Biostratigraphy and palaeoecology of some stropheodontid brachiopods from the Ludlow Rocks (Silurian) of the Welsh Borderland of Britain, and Sweden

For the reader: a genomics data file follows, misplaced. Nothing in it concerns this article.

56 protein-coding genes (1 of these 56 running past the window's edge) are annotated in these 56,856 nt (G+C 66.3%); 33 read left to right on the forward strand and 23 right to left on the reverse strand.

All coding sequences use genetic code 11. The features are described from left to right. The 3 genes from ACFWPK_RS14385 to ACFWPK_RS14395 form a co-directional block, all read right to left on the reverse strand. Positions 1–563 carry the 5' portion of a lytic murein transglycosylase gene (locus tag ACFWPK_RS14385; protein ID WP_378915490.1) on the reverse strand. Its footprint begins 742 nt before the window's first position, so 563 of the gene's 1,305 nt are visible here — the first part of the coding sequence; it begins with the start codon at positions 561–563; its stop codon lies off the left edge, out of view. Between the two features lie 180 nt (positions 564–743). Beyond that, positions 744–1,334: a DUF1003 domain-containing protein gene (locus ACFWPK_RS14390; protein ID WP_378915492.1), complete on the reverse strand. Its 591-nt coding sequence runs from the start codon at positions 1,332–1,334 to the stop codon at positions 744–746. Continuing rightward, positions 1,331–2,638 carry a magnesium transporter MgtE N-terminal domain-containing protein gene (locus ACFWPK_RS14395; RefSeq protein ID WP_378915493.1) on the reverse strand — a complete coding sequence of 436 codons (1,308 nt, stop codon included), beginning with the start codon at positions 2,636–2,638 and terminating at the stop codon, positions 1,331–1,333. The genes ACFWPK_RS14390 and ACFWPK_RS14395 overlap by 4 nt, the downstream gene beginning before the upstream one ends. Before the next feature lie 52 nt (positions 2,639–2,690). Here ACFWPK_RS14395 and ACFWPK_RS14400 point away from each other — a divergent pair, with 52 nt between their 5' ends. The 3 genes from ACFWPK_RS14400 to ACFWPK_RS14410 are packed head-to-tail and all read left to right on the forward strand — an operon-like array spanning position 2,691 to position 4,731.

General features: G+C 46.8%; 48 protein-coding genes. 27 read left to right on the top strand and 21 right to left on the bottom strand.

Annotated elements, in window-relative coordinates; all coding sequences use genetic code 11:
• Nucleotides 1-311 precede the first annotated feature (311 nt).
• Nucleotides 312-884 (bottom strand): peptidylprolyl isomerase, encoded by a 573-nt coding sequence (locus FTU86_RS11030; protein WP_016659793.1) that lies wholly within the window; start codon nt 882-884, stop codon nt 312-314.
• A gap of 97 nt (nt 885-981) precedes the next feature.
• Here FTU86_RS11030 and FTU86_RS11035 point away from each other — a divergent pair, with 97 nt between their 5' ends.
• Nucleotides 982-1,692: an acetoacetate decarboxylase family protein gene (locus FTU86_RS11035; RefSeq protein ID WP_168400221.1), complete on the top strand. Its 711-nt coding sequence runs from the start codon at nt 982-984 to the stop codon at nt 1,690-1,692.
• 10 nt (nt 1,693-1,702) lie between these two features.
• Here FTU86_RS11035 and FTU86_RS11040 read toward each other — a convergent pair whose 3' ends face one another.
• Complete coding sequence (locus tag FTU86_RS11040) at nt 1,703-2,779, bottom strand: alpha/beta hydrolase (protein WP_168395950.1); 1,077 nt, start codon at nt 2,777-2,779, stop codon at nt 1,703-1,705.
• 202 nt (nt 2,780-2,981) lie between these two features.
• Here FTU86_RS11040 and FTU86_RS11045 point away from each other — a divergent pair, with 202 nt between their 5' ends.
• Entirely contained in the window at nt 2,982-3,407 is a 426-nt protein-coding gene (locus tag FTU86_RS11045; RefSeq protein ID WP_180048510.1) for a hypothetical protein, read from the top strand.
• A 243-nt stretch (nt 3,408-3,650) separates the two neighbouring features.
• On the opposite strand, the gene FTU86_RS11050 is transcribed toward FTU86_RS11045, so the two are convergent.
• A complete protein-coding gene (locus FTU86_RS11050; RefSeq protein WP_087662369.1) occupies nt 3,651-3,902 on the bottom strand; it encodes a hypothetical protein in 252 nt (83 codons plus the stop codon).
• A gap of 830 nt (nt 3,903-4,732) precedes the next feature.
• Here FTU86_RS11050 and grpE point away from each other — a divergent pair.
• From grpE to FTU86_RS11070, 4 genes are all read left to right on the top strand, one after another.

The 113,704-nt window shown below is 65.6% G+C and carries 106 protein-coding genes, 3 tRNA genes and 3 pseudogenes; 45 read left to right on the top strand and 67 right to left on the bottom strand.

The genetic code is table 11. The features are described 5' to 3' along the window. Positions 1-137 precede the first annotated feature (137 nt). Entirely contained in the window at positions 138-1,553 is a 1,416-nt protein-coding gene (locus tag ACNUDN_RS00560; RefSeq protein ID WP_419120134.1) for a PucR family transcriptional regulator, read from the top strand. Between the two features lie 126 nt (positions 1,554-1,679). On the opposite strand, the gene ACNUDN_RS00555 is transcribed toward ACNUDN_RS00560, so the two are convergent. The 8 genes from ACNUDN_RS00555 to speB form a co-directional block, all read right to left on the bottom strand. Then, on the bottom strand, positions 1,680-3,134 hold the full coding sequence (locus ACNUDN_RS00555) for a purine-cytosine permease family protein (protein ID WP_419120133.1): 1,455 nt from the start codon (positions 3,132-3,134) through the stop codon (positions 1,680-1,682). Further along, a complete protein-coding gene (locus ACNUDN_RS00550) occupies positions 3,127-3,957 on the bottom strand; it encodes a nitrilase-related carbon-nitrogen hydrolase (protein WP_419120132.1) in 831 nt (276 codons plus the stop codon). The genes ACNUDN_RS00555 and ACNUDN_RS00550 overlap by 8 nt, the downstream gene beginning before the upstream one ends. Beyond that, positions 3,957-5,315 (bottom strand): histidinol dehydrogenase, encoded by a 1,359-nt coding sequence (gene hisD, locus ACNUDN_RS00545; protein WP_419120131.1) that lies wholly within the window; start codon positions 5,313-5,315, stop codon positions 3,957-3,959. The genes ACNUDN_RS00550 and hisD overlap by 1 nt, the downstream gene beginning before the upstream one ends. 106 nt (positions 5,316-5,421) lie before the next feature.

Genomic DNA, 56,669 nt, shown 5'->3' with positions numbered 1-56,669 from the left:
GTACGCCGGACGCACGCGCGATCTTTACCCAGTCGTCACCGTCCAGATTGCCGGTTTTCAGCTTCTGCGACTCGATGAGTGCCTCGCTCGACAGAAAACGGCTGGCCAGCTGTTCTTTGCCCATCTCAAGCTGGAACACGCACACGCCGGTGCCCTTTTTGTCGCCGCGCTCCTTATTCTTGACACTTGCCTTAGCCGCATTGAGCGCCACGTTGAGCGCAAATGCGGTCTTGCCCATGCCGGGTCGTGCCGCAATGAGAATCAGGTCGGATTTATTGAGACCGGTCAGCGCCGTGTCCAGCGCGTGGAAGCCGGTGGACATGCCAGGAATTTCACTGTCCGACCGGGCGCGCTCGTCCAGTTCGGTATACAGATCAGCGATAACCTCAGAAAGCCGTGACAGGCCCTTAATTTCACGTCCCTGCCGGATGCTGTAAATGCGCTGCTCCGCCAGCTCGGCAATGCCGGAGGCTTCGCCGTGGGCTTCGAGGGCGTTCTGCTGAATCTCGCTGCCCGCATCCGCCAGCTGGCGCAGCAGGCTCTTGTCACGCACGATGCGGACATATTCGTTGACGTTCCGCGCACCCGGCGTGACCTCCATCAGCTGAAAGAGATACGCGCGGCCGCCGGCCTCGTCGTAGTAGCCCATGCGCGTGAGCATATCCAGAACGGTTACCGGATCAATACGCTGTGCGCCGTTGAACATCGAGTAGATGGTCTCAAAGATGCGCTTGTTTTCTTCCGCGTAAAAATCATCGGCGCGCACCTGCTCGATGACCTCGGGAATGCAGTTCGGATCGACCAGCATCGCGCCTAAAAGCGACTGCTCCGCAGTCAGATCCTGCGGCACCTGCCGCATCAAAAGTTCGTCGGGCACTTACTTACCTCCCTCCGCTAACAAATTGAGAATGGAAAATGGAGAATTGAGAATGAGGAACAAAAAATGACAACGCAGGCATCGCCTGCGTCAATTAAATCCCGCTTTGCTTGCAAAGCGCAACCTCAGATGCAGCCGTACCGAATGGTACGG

This thesis provides detailed studies of the five stropheodontid species which occur commonly in the Ludlow rocks of the Welsh Borderland. These are Shaleria ornatella (Davidson), Leptostrophia filosa (J. de C. Sowerby), Pholidostrophia (Mesopholidostrophia) lepisma (J. de C. Sowerby), Amphistrophia funiculata (McCoy), and Strophonella euglypha (Dalman). About 2250 specimens have been collected from well-spaced geographical localities in the shelf facies of the Welsh Borderland (i.e. Ludlow, Abberley Hills, Woolhope inlier and Usk inlier) and, where possible, from different levels in the Ludlow succession. In addition, a large collection of Shaleria aff. ornatella Bassett & Cocks from Gotland, Sweden plus museum and other specimens of the Wenlock forms of S. euglypha and A. funiculata were studied statistically for comparison with the Welsh Borderland Ludlovian forms. After preparation, accurate measurements were made of: shell length and width, pedicle muscle field length and width, angle of divergence of the pedicle valve muscle field, width of denticulation, the number of ribs per mm at 5 or 10mm from the dorsal umbo, and some other special morphological features. All five species are fully described and illustrated: some previously undescribed morphological features have been recognised, discussed and figured. For each species, also, statistical analyses of the range of variation of the most significant morphological features have been carried out. In the case of P. (M.) lepisma, the emphasis is on the full description of the species and its variation as it has not previously been adequately described and figured. The study of L. filosa also concentrates on the description and the range of variation, together with a comparison with Wenlock forms of the same species. Shaleria ornatella is fully described and its range of variation is such that there seems little doubt that the Gotland form Shaleria aff. ornatella should be included in this species. The small but consistent difference in the Gotland form can be related to environmental rather than genetic controls. The intraspecific variation in a present-day species of Brachiopoda; Kraussina rubra (Pallas) from one locality was also studied; the range of variation is comparable to that in S. ornatella, thereby supporting the palaeontological interpretation of this (& other) species. In both S. euglypha and A. funiculata, particular interest lies in the morphological differences between the Wenlock and Ludlow forms of these species. These changes have been analysed in detail and attention directed to the containing sediments in order to determine whether changes of substrate or other environmental factors might explain the vertical changes. The accumulated evidence, however, seems to favour gradual evolutionary changes from the Wenlock to the Ludlow although there are too many gaps in the record to be certain. Finally, the functional morphology and palaeoecology of stropheodontid brachiopods in general, and of these five Ludlow specimens in particular, are discussed.